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Saturday, 22 August 2015


There’s very little documentary evidence for my Merseyside great great uncle Eyre’s life: records of his baptism, marriage and death, and an incomplete set of ten-yearly census returns. Where was he, and what was he doing, between those of 1871 and 1901?

His brother Richard Ralph Sadleir is similarly absent from the National Archives, reappearing only in 1911 when he describes himself as a “retired prospector.” Perhaps the brothers went off adventuring together. Eyre turns up just once during those thirty years, on a passenger list – he is in steerage when the SS Lake Superior leaves Liverpool on 2ndApril 1898, bound for St John’s in Newfoundland. Was he rejoining his brother in the Canadian gold fields?

Eyre is described in the Lake Superior’s list as a steam fitter, the same trade by which he defines himself in the UK censuses of 1901 and 1911. He seems to have gone where the work was. Presumably Newfoundland didn’t work out, because three years later in April 1901 he was back in Britain, in Walsall; and only a few months after that, in Belfast.

Walsall Station’s ornate canopy – Station Street in the foreground, and the large railways yard beyond. The canopy and the grand booking hall behind it were demolished in the 1990s to make way for a new Marks & Spencer store.

We know he was only passing through Walsall, because he was staying in digs at 27 Station Street right opposite the London & North Western Railway’s station yard. Digs is perhaps the wrong word. It conjures up images of fussy landladies and theatrical acts in chintzy lounges. 27 Station Street was one of two beer houses on the road, which also had three hotels (one of them a temperance establishment).

Beer houses were the lowest form of drinking den, the product of an 1830 licensing law designed to steer poor people away from mother’s ruin, gin. It was so successful that in 1869 they passed another act prohibiting the opening of any new beer houses. They were the original spit-and-sawdust bare-boarded establishments, no more than the front parlours of family homes, barred from selling gin and other spirits. The last of them disappeared in the early twentieth century, all either closed down or upgraded to public houses.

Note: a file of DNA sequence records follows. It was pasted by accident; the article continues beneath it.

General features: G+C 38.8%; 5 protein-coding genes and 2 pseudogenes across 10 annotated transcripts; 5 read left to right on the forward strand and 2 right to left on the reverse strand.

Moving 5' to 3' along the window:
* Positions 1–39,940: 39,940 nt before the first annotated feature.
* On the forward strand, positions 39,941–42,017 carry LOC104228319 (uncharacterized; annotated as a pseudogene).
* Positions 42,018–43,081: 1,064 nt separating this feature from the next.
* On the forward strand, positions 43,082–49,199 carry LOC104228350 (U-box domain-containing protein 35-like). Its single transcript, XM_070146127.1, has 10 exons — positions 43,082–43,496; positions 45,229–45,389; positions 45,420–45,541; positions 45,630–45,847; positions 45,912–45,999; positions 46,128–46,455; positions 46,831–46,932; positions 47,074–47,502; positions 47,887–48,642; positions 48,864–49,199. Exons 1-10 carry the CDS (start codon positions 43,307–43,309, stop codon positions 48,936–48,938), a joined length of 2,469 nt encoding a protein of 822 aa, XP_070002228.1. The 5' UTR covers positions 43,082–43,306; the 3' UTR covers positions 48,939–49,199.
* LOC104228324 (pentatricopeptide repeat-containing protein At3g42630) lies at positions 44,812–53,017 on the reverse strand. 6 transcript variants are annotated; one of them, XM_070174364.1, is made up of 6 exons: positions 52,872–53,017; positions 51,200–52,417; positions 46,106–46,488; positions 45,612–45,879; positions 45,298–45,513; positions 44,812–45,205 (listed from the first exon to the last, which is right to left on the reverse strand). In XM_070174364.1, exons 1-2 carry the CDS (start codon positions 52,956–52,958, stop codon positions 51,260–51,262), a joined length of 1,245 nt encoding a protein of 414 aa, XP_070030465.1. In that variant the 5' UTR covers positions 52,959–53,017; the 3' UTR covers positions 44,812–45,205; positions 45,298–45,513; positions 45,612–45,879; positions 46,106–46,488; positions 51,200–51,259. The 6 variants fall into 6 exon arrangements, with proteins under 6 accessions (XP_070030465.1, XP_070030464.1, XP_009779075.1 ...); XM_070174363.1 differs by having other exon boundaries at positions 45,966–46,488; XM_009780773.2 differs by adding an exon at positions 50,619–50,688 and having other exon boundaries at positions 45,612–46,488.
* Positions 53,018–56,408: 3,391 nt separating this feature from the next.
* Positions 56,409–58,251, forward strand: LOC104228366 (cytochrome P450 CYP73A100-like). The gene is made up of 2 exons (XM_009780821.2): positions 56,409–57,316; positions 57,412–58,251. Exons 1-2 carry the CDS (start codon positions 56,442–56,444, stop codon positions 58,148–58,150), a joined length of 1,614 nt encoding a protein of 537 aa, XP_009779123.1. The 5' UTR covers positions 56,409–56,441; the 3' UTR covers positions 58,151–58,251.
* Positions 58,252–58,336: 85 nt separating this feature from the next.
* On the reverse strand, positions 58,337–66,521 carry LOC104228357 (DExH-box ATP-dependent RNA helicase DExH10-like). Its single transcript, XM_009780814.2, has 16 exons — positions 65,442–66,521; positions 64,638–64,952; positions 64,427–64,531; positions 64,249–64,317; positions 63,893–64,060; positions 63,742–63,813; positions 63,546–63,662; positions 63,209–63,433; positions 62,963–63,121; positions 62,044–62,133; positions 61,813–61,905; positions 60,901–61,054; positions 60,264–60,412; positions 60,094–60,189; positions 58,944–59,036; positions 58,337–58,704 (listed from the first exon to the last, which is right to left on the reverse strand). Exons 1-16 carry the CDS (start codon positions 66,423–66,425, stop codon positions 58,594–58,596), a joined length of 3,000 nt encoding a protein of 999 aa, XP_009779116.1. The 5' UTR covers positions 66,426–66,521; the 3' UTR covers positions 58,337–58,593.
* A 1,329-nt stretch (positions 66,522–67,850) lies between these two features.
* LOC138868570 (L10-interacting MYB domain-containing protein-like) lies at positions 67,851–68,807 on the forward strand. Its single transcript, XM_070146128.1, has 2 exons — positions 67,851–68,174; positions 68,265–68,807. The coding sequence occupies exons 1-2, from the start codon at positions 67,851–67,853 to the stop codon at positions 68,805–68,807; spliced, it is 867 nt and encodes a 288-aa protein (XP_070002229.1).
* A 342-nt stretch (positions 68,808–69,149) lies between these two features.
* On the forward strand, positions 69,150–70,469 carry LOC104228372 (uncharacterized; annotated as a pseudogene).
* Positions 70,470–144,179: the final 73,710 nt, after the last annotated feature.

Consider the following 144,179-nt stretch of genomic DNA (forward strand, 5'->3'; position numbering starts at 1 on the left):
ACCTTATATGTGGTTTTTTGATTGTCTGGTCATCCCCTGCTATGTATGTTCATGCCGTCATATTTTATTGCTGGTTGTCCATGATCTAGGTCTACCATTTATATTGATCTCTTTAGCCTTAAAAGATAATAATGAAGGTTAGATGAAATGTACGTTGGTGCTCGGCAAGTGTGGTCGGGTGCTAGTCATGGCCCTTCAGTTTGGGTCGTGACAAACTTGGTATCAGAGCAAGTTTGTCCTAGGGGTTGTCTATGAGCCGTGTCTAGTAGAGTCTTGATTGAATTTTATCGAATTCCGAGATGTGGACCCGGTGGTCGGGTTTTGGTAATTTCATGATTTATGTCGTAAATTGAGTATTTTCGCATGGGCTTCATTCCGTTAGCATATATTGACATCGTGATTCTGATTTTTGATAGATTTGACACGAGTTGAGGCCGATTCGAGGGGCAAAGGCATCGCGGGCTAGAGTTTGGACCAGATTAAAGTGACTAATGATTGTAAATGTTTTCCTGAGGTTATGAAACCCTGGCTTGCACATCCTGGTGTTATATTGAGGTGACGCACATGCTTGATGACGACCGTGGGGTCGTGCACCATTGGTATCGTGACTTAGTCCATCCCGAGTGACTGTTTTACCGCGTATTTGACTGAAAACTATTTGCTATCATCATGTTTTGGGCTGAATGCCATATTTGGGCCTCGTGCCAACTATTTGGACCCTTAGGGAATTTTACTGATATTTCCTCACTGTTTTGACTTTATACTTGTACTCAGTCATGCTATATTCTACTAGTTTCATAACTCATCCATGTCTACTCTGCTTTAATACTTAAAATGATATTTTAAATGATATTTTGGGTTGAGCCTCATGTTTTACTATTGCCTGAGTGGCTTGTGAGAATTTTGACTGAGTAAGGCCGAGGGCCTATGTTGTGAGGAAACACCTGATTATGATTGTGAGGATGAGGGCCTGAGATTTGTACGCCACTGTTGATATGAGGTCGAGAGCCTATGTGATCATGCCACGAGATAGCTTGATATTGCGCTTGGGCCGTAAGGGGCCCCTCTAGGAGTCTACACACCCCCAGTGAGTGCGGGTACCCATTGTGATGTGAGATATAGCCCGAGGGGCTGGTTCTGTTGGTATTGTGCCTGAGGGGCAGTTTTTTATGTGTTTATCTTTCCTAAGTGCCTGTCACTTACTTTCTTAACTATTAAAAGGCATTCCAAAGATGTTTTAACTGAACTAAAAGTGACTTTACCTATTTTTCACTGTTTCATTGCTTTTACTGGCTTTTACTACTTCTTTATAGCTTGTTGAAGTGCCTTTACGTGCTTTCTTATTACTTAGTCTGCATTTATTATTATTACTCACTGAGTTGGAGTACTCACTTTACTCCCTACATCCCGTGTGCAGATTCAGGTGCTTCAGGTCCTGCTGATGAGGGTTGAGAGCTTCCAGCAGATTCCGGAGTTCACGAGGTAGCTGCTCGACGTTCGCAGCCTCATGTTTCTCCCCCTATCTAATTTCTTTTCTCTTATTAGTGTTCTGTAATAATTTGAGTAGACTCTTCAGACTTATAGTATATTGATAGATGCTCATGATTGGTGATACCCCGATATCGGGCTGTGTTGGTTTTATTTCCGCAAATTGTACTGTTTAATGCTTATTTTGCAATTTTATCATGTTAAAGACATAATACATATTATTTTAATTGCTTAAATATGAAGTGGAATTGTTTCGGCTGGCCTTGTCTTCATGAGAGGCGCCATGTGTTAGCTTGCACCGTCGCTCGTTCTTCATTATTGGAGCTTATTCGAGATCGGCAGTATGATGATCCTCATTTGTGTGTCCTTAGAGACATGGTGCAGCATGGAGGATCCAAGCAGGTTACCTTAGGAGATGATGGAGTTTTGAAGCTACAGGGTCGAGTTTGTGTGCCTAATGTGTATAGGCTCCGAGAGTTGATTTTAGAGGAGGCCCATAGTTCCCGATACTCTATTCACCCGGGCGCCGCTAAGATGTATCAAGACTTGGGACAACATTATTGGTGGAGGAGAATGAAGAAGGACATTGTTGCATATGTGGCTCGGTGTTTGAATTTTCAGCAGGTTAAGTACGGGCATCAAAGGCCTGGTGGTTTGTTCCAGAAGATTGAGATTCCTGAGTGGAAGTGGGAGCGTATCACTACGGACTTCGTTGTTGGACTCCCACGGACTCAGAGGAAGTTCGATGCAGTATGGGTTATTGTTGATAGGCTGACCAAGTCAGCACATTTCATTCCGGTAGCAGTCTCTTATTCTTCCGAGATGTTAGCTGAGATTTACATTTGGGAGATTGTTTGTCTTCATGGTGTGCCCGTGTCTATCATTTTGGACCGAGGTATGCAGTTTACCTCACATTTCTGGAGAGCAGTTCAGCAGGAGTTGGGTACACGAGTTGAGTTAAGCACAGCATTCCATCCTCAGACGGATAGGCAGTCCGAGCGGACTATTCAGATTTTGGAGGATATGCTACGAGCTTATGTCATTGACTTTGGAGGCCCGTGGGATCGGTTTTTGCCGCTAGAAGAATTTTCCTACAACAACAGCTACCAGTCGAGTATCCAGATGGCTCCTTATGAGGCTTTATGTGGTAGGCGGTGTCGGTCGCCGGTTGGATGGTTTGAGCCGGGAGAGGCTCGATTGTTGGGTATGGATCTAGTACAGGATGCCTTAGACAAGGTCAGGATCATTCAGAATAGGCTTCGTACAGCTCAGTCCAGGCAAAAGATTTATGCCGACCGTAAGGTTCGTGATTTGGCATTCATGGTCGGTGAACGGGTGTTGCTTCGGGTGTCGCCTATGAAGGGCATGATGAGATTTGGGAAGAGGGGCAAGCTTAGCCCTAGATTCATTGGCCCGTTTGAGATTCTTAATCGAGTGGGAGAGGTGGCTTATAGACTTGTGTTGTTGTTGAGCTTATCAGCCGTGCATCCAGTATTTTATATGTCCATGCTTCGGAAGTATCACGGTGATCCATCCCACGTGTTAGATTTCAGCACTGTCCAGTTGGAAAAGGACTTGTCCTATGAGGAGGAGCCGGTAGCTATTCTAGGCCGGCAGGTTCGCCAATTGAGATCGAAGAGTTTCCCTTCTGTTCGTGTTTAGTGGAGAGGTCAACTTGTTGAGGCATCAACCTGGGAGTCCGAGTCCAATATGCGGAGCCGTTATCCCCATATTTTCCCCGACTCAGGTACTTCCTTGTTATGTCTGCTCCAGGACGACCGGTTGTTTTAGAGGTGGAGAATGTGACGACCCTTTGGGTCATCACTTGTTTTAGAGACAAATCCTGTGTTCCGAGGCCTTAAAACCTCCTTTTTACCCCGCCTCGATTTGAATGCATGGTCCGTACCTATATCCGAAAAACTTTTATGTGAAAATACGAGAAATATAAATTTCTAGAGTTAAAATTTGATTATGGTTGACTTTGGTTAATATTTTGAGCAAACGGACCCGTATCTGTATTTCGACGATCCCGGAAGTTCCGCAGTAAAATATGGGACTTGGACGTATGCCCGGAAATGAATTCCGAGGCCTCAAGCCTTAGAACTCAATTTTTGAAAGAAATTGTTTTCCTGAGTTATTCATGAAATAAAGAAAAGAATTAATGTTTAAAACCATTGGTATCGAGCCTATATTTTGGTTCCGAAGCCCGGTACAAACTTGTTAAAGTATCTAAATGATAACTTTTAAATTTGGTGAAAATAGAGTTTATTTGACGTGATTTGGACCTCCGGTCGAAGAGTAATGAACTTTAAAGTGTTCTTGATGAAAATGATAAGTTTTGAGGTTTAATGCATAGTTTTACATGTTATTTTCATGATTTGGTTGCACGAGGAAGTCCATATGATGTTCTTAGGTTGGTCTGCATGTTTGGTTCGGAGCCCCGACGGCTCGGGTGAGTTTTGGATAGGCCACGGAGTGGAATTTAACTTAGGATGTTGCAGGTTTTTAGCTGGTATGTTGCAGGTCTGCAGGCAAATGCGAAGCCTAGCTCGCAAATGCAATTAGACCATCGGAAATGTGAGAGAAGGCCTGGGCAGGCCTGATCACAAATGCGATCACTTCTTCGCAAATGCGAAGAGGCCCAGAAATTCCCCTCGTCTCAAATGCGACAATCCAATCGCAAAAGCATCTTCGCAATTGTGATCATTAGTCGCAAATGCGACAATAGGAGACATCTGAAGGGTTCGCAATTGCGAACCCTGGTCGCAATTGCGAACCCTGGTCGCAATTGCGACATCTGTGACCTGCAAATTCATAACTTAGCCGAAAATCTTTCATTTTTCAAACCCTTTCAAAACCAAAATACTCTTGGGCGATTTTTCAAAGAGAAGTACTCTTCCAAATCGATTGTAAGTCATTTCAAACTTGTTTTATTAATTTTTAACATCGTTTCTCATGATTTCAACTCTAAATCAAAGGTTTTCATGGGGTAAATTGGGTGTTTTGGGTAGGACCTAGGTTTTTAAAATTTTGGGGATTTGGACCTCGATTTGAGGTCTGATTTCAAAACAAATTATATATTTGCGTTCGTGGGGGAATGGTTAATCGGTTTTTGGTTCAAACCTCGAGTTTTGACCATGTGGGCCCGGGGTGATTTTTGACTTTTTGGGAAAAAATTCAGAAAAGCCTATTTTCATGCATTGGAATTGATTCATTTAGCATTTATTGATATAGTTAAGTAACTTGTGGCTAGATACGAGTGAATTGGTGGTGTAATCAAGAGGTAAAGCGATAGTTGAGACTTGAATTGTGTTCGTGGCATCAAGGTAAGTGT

William Hogarth’s satirical 1751 images of the evils of gin and the merits of beer were part of an earlier attempt to reduce public consumption of the ruinous spirit

Because no new beer houses could be opened, they became assets and changed hands frequently. In the three Kelly’s Directories which I’ve seen, for 1904, 1912 and 1914, 27 Station Street is owned by three different families. In 1901 when Eyre Sadleir was staying there it was run by a family of … saddlers, the Hills. Into that typical small railway terrace home was crammed a family of ten – father Charles Hill (“saddle- and harness-maker, publican”), his wife, his widowed mother-in-law, two daughters, five sons (four of whom were old enough to join their father as harness-makers in the leather industry for which Walsall was famous). Of nearly forty houses in Station Street nearly half were connected with the leather trade. Also in the Hill household were three itinerant tradesmen: another leather worker, a plasterer, and steamfitter Eyre.

Most beer houses, including the two in Station Street, didn’t even have names until they sought the respectability of being a Public House. I don’t know for certain what 27 Station Street became. By the time the Great War broke out, the street was the (un-numbered) address of the long-established Queen’s Hotel, the Railway Inn, the Commercial Inn, the Star and Garter and … the Saddlers’ Arms.

I’d love to think that the house Eyre Sadleir stayed in, the house Charles Hill the saddle-maker sold beer in, became the Saddlers’ Arms. The building is, I'm delighted to discover, still in use as licensed premises, now also selling wines and spirits, in its present guise as Smokey’s American Diner.

STOP PRESS! I've just heard from the good people at Smokey's that their premises are indeed the former Saddler's Arms. So a Sadleir DID stay with a saddler at the Saddler's!

Smokey’s Diner, 26-27 Station Street, Walsall


  1. Col, I think I mentioned to you that we used to visit a Beer House called The Eagle in a tiny village called Hendon in Oxfordshire back in the 1970's. No bar just a back room and you ordered just beer (or in my case Blackcurrant Cresta - I was only 16 and well-behaved) from the hatch through to the kitchen. It is a majorly refurbished proper pub now...


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